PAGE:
Marine Conservationists Work to Curb Ocean Stress
The ocean may be seriously stressed out by climate change, but instead of throwing in the beach towel, some conservationists are taking action to protect it.
Today, only 2 percent of the ocean is protected in reserves, parks, sanctuaries or no-fishing zones compared to 15 percent of the world’s land mass. The ocean reserves are meant to allow marine life to flourish with little pressure from humans.
A northward view of the Big Sur coastline and Monterey Bay National Marine Santuary.
On Tuesday, a new study – released by scientists who relied on satellite measurements of sea surface temperature, ocean acidification and ultraviolet radiation – found that climate change is driving many of the pressures on the ocean. Stressors increased in nearly 66 percent of the ocean between 2008 and 2013.
The effects of human-caused stress from acidification and warming waters can range from widespread coral bleaching to a reshuffling of marine life. Areas with rare animals and extreme biodiversity like Easter Island, the Galapagos Islands, the Great Barrier Reef and Palau are particularly vulnerable.
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Enter ocean conservation groups, including The Pew Charitable Trusts’ Global Ocean Legacy, Greenpeace, World Wildlife Fund and others. These groups are working with governments to create more protected areas as marine life gets hit harder by human impacts.
Global Ocean Legacy hopes to create 75,000 square miles of marine parks by 2022, where fishing and extractive activities like dredging and mining will be banned. The group is currently working on eight sites, from Palau to Easter Island.
Rapture Reef sits within the Northwestern Hawaiian Islands Marine National Monument.
Ocean conservation groups’ main focus is usually on the direct human impacts, like overfishing, pollution and drilling or mining. But impacts from commercial fishing have decreased in 70 to 80 percent of the ocean, according to the authors of this week’s study, making climate change the greater threat to the ocean’s health. Marine conservationists hope the reserves can protect the ocean against more damage.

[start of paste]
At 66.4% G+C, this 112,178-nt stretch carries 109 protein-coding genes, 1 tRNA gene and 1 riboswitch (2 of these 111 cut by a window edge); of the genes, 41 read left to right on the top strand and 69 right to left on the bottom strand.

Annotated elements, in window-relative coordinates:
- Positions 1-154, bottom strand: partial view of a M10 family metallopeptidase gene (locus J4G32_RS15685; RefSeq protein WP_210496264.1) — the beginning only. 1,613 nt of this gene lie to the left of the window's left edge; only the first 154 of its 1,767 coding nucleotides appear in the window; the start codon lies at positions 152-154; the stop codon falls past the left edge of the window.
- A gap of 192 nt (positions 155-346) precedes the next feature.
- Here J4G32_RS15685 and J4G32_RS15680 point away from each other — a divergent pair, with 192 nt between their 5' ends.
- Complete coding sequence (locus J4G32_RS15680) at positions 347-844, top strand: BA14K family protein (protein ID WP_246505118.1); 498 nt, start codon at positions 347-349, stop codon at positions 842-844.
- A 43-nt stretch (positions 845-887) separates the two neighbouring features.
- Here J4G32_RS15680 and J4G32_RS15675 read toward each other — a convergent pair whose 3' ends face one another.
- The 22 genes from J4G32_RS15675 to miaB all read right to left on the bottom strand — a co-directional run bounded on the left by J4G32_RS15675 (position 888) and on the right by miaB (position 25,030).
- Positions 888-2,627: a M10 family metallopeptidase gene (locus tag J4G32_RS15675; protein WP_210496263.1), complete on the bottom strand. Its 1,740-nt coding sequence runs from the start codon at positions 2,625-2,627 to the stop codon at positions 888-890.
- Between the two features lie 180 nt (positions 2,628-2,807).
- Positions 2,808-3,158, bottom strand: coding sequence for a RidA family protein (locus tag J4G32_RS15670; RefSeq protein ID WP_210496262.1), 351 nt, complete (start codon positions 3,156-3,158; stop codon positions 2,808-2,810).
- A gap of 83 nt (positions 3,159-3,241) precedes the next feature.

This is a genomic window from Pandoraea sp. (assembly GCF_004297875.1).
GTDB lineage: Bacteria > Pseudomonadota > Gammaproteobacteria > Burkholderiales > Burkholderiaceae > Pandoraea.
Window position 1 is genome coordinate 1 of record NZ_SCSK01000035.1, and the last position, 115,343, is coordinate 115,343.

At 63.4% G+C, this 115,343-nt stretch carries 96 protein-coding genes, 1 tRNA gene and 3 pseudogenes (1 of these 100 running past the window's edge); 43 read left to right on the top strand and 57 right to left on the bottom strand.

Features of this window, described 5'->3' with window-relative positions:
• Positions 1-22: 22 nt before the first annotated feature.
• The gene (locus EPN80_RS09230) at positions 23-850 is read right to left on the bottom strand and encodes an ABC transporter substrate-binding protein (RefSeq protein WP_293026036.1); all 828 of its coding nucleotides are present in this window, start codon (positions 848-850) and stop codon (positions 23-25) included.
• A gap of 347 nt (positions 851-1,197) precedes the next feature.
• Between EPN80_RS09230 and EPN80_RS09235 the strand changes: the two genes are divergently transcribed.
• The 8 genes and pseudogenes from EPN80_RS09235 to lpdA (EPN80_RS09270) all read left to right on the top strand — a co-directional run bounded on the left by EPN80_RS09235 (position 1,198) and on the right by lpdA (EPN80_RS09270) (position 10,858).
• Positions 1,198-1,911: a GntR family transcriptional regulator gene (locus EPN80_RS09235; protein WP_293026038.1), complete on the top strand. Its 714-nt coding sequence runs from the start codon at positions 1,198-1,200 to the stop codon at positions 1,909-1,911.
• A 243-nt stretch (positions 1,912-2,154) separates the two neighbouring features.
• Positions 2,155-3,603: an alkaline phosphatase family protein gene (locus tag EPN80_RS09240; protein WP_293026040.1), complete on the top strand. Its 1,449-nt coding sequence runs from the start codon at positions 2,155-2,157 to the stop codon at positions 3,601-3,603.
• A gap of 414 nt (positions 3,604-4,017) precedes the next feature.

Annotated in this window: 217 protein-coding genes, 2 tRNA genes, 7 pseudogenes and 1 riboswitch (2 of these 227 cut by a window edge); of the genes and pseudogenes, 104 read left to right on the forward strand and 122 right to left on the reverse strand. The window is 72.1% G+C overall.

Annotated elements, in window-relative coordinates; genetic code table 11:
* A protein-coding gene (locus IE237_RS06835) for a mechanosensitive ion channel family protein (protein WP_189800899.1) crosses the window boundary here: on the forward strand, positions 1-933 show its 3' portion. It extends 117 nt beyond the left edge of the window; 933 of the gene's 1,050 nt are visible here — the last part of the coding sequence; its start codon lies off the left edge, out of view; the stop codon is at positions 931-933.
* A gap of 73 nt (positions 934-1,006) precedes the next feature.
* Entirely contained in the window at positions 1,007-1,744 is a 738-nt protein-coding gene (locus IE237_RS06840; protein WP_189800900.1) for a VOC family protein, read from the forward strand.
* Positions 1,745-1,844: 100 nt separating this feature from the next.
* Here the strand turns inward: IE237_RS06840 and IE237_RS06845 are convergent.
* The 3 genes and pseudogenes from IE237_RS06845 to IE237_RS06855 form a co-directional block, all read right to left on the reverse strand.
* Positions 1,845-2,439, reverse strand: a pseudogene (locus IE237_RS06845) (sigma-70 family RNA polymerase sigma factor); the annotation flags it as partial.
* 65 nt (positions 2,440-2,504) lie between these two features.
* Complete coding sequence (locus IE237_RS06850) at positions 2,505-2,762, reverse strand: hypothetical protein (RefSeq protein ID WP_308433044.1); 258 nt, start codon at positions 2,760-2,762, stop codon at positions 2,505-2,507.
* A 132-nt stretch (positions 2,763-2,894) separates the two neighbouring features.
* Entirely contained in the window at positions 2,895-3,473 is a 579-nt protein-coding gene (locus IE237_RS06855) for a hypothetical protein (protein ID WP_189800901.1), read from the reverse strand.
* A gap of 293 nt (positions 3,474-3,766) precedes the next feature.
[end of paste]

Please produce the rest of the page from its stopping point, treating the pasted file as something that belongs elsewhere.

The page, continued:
“Reserves are one of the important tools we can use to boost resilience,” said Callum Roberts, a professor of marine conservation at the University of York and a member of the science advisory board for Global Ocean Legacy. “Networks of marine reserves covering a third or more of the sea will boost the ocean's ability to ride out the tough times that lie ahead, while we get our act together to tackle greenhouse gas emissions.”
Last year, President Obama expanded the Pacific Remote Islands Marine National Monument, making it the world's largest marine reserve at 782,000 square miles. Earlier this year, Prime Minister David Cameron of the U.K. announced a 322,000-square-mile reserve around the Pitcairn Islands in the South Pacific.
The president of Palau also said last year he intends to make the entire island nation a marine sanctuary, an effort for which the Global Ocean Legacy is providing assistance.
A cove in Palau called the Milky Way. Credit: LuxTonnerre/flickr
However, these large reserves are the exception, and only a handful of countries have more than 20 percent of their territorial waters protected.
Those waters, which extend 200 nautical miles from the coast, are most often areas where multiple stresses combine and human pressures are the greatest, wrote the authors of this week's study, which was published in the journal Nature Communications.
A whopping 97 percent of the ocean is affected by multiple stressors. Reducing some stress, like fishing and pollution, helps the ocean better cope with others, like climate change, Roberts said.
“While we can see the damage done to terrestrial habitats and wildlife very easily, we miss what goes on under the sea,” Roberts said. “Reserves increase the coping power of ocean ecosystems by reducing stress, boosting population sizes of species and reinvigorating ecological processes, so they are better able to withstand human pressures.”